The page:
That last line makes sense only if you know something about Claude Harmon, about his skill at the game. You have to know that one March day in 1947 he played Seminole in 60 strokes. He was great, all right. From the end of World War II to John Kennedy's election, an era when golfing superiority was measured not only by tournaments won but also by course records set, Harmon was among the five or 10 best players in the world. If he was not in the same class as Hogan, Nelson or Snead, he wasn't far behind them. Harmon shot 61 at Quaker Ridge, an exacting A.W. Tillinghast track in Scarsdale, N.Y. Nobody has beat it yet. He shot 61 on both courses at Winged Foot. Those are still records. (He once broke 70 for 56 consecutive rounds at Winged Foot.) He shot 63 at Fishers Island, a Seth Raynor masterpiece on a spit of land in Long Island Sound. The record stands. His 30 out, 30 in at Seminole—12 under par on a course measuring 6,873 yards—is commemorated by a shot diagram still on display in the locker room. The day somebody shoots 59 there, you'll hear about it. When he won the Masters in 1948, at 31, he shot rounds of 70, 70, 69 and 70. His nine-under 279 tied what was then the record.

Now the astounding part: He won at Augusta as a club pro. In fact, he was the head pro at two clubs. Before the '48 Masters, Harmon had not played in a tournament in more than half a year. He had the game for tournament golf, but neither the time nor the inclination. In spring, summer and fall he was the pro at Winged Foot, in Mamaroneck, N.Y. In winter he was the pro at Seminole, in North Palm Beach. They were two of the best club jobs in the country. He took no time off. He didn't want to play the Tour because he could make more money as a club pro with a busy shop and students lined up on the practice tee. More to the point, he didn't want to be away from his family.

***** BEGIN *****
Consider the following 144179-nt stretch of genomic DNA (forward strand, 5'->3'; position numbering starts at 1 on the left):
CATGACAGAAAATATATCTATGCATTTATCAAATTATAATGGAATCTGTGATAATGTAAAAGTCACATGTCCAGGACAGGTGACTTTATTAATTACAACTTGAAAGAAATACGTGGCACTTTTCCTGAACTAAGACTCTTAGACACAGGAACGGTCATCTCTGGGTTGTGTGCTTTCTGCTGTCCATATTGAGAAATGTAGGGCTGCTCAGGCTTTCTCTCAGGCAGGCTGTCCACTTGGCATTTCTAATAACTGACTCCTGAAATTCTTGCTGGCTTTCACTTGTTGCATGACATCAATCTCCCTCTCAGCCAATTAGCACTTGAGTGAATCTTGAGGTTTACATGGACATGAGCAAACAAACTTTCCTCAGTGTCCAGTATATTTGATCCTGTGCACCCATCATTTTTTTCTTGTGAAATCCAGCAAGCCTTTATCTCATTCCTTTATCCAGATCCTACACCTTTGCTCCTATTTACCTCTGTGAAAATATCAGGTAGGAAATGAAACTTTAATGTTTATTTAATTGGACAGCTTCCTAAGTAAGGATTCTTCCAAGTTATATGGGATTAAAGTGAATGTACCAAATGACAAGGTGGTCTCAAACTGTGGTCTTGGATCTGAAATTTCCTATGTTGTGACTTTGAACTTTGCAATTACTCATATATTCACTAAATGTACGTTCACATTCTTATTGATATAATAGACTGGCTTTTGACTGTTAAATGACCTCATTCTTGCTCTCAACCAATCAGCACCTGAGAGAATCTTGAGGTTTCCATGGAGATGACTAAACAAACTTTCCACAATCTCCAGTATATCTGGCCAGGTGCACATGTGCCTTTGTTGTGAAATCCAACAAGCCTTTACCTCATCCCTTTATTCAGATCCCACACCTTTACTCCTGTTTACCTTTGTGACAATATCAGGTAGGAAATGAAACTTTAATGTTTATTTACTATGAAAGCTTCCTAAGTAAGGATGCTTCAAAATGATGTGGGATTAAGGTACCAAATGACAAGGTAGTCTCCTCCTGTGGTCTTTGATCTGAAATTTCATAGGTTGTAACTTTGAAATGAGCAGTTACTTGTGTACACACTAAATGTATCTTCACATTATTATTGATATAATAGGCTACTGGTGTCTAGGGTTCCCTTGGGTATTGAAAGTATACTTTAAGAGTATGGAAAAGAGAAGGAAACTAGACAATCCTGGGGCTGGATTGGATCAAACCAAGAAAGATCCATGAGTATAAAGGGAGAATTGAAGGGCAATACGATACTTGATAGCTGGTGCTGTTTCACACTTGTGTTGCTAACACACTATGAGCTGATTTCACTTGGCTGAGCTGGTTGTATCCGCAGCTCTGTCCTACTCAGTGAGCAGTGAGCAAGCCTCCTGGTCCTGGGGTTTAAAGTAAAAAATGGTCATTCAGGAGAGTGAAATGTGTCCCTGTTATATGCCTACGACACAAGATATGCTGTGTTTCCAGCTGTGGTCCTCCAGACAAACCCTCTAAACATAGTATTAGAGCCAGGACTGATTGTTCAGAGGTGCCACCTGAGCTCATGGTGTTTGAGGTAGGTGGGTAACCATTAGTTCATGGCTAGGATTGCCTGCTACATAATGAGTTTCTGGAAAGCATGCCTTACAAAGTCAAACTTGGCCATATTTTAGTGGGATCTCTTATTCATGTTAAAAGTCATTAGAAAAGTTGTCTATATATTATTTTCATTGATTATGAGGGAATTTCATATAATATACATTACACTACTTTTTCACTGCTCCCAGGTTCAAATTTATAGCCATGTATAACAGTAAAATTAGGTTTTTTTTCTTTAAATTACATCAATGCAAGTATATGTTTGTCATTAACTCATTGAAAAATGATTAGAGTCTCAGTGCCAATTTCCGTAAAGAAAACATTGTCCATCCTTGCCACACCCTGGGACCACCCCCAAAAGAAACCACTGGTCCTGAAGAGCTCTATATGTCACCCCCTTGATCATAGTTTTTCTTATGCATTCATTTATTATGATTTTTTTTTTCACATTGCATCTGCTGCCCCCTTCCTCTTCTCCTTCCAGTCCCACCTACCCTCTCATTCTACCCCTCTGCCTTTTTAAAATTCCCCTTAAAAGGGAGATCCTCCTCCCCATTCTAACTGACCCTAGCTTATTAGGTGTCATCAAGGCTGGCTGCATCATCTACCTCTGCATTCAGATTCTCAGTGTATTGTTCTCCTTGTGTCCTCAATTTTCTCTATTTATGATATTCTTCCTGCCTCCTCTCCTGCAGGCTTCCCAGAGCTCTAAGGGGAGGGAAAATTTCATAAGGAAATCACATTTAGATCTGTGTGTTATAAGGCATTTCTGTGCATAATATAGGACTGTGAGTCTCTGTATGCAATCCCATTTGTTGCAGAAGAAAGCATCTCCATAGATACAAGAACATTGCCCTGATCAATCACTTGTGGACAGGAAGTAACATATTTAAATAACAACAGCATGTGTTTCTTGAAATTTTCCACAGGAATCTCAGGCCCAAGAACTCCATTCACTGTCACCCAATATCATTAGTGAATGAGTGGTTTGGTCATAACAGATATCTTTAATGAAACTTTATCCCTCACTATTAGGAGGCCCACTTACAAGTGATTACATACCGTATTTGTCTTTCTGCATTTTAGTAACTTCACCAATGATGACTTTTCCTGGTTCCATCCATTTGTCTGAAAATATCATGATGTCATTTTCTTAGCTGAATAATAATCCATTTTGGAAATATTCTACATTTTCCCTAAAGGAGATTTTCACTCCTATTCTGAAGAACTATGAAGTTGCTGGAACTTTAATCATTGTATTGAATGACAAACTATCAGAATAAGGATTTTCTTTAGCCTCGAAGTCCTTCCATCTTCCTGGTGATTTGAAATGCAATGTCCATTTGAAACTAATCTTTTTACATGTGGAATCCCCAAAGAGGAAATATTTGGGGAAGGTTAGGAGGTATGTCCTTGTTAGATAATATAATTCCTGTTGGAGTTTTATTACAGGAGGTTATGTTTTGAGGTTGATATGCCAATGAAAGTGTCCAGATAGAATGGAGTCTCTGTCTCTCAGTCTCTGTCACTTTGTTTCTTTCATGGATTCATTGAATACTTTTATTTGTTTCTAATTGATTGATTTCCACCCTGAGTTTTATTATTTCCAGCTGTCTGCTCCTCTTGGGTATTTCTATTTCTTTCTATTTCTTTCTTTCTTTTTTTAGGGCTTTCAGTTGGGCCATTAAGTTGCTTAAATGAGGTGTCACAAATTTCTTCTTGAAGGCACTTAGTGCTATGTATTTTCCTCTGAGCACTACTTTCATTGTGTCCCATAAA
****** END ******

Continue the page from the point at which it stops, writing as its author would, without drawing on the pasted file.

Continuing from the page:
Harmon prepared for the '48 Masters by playing with Hogan almost daily for a month early in the winter at Seminole. They gambled for large sums. If you missed a fairway, it cost you $10. If you missed a green, another $10. For Harmon it was like an education in course management. That he was beating Hogan as often as Hogan was beating him gave Harmon the idea that he could win the Masters. But while Hogan was tuning up for Augusta by playing the winter Tour, Harmon was giving lessons to Henry Ford at Seminole. When Harmon went to Augusta in April, he was literally stopping off, driving north from Seminole to Winged Foot. When he won, it was proof to the world what the golf cognoscenti already knew. Claude Harmon could play.

Today Claude's progeny are everywhere, and the lineage is clearly marked. There are his four sons, his son's students, his former assistants, their students. Among the shop hands who worked for Harmon at Winged Foot are the late Dave Marr, the broadcaster and the winner of the 1965 PGA; Jackie Burke, who won the Masters and the PGA in '56; Dick Mayer, the '57 U.S. Open winner; Mike Souchak, who won 16 Tour events between 1955 and '64; and Jack Lumpkin, director of golf at Sea Island, Ga., and the teacher of Davis Love III, who won the PGA last year at Winged Foot. What Harmon taught Lumpkin about bunker play, Lumpkin taught Love.